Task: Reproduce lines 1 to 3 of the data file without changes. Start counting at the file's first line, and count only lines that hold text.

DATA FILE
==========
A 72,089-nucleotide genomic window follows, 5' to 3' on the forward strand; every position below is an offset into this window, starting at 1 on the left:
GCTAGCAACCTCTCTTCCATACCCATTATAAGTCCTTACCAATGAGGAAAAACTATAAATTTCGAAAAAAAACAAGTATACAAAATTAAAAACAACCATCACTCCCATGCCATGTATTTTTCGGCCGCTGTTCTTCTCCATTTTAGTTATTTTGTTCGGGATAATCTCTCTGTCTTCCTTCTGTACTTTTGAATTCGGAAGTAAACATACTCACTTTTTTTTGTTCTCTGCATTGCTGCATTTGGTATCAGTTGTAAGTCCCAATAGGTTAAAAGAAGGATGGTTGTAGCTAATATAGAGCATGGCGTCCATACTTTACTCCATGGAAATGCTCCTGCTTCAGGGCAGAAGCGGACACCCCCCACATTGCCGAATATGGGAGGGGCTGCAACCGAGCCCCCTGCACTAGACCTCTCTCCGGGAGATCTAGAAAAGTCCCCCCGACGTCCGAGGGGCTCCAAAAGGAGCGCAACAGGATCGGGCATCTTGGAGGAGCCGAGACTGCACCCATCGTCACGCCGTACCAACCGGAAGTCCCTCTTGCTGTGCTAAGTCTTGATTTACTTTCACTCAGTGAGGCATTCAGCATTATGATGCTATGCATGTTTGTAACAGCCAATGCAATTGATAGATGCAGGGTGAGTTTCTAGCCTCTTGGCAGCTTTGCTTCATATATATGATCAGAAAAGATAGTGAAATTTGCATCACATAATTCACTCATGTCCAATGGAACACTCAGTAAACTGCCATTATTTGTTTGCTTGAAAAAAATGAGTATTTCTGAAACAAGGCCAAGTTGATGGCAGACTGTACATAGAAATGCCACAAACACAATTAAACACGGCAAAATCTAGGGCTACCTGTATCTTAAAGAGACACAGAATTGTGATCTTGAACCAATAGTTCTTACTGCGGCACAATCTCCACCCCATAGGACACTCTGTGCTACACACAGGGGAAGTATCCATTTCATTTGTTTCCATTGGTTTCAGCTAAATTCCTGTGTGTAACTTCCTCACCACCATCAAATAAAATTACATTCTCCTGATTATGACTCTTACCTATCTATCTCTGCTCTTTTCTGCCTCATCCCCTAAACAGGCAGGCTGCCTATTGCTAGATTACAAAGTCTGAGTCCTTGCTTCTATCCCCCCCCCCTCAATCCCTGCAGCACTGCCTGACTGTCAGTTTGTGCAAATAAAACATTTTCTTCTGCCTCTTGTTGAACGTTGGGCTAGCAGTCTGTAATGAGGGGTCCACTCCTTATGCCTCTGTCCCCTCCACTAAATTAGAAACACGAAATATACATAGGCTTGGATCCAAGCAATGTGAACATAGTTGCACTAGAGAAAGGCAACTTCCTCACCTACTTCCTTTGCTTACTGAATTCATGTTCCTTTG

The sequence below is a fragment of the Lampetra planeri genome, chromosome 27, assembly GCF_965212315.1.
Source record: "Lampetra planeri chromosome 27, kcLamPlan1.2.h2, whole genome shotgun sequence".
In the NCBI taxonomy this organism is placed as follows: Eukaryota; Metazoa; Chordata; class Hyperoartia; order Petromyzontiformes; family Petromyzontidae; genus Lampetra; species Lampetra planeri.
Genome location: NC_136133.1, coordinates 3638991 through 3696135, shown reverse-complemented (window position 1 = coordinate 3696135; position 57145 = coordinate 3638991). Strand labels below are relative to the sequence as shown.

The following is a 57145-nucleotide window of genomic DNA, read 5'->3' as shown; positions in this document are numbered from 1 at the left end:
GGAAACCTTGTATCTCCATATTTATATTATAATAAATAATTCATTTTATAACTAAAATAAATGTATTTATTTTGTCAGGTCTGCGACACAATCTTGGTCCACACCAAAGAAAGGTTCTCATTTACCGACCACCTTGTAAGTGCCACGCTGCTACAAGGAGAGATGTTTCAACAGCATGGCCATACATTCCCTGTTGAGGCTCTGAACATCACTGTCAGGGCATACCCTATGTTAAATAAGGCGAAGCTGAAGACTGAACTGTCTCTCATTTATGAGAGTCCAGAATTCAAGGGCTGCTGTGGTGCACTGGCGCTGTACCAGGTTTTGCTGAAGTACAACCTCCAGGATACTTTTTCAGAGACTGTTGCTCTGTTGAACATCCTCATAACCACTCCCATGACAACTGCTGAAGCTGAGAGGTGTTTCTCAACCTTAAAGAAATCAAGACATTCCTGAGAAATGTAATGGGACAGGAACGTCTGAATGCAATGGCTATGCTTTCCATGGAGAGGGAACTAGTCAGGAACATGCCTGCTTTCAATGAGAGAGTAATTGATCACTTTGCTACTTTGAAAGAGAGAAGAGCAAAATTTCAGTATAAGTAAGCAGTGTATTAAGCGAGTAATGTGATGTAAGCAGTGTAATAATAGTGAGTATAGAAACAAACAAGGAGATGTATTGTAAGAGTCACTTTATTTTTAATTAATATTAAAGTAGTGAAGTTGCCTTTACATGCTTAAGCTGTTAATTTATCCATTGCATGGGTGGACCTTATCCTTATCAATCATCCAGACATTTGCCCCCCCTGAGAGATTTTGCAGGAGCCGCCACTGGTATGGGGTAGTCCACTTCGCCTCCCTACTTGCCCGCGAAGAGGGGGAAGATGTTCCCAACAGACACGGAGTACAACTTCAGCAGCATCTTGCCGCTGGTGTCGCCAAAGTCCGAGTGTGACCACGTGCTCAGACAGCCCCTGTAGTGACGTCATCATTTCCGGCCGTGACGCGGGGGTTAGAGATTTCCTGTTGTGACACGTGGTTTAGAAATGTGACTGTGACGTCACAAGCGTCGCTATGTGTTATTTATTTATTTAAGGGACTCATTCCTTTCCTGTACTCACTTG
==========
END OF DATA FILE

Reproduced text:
A 72,089-nucleotide genomic window follows, 5' to 3' on the forward strand; every position below is an offset into this window, starting at 1 on the left:
GCTAGCAACCTCTCTTCCATACCCATTATAAGTCCTTACCAATGAGGAAAAACTATAAATTTCGAAAAAAAACAAGTATACAAAATTAAAAACAACCATCACTCCCATGCCATGTATTTTTCGGCCGCTGTTCTTCTCCATTTTAGTTATTTTGTTCGGGATAATCTCTCTGTCTTCCTTCTGTACTTTTGAATTCGGAAGTAAACATACTCACTTTTTTTTGTTCTCTGCATTGCTGCATTTGGTATCAGTTGTAAGTCCCAATAGGTTAAAAGAAGGATGGTTGTAGCTAATATAGAGCATGGCGTCCATACTTTACTCCATGGAAATGCTCCTGCTTCAGGGCAGAAGCGGACACCCCCCACATTGCCGAATATGGGAGGGGCTGCAACCGAGCCCCCTGCACTAGACCTCTCTCCGGGAGATCTAGAAAAGTCCCCCCGACGTCCGAGGGGCTCCAAAAGGAGCGCAACAGGATCGGGCATCTTGGAGGAGCCGAGACTGCACCCATCGTCACGCCGTACCAACCGGAAGTCCCTCTTGCTGTGCTAAGTCTTGATTTACTTTCACTCAGTGAGGCATTCAGCATTATGATGCTATGCATGTTTGTAACAGCCAATGCAATTGATAGATGCAGGGTGAGTTTCTAGCCTCTTGGCAGCTTTGCTTCATATATATGATCAGAAAAGATAGTGAAATTTGCATCACATAATTCACTCATGTCCAATGGAACACTCAGTAAACTGCCATTATTTGTTTGCTTGAAAAAAATGAGTATTTCTGAAACAAGGCCAAGTTGATGGCAGACTGTACATAGAAATGCCACAAACACAATTAAACACGGCAAAATCTAGGGCTACCTGTATCTTAAAGAGACACAGAATTGTGATCTTGAACCAATAGTTCTTACTGCGGCACAATCTCCACCCCATAGGACACTCTGTGCTACACACAGGGGAAGTATCCATTTCATTTGTTTCCATTGGTTTCAGCTAAATTCCTGTGTGTAACTTCCTCACCACCATCAAATAAAATTACATTCTCCTGATTATGACTCTTACCTATCTATCTCTGCTCTTTTCTGCCTCATCCCCTAAACAGGCAGGCTGCCTATTGCTAGATTACAAAGTCTGAGTCCTTGCTTCTATCCCCCCCCCCTCAATCCCTGCAGCACTGCCTGACTGTCAGTTTGTGCAAATAAAACATTTTCTTCTGCCTCTTGTTGAACGTTGGGCTAGCAGTCTGTAATGAGGGGTCCACTCCTTATGCCTCTGTCCCCTCCACTAAATTAGAAACACGAAATATACATAGGCTTGGATCCAAGCAATGTGAACATAGTTGCACTAGAGAAAGGCAACTTCCTCACCTACTTCCTTTGCTTACTGAATTCATGTTCCTTTG

The sequence below is a fragment of the Lampetra planeri genome, chromosome 27, assembly GCF_965212315.1.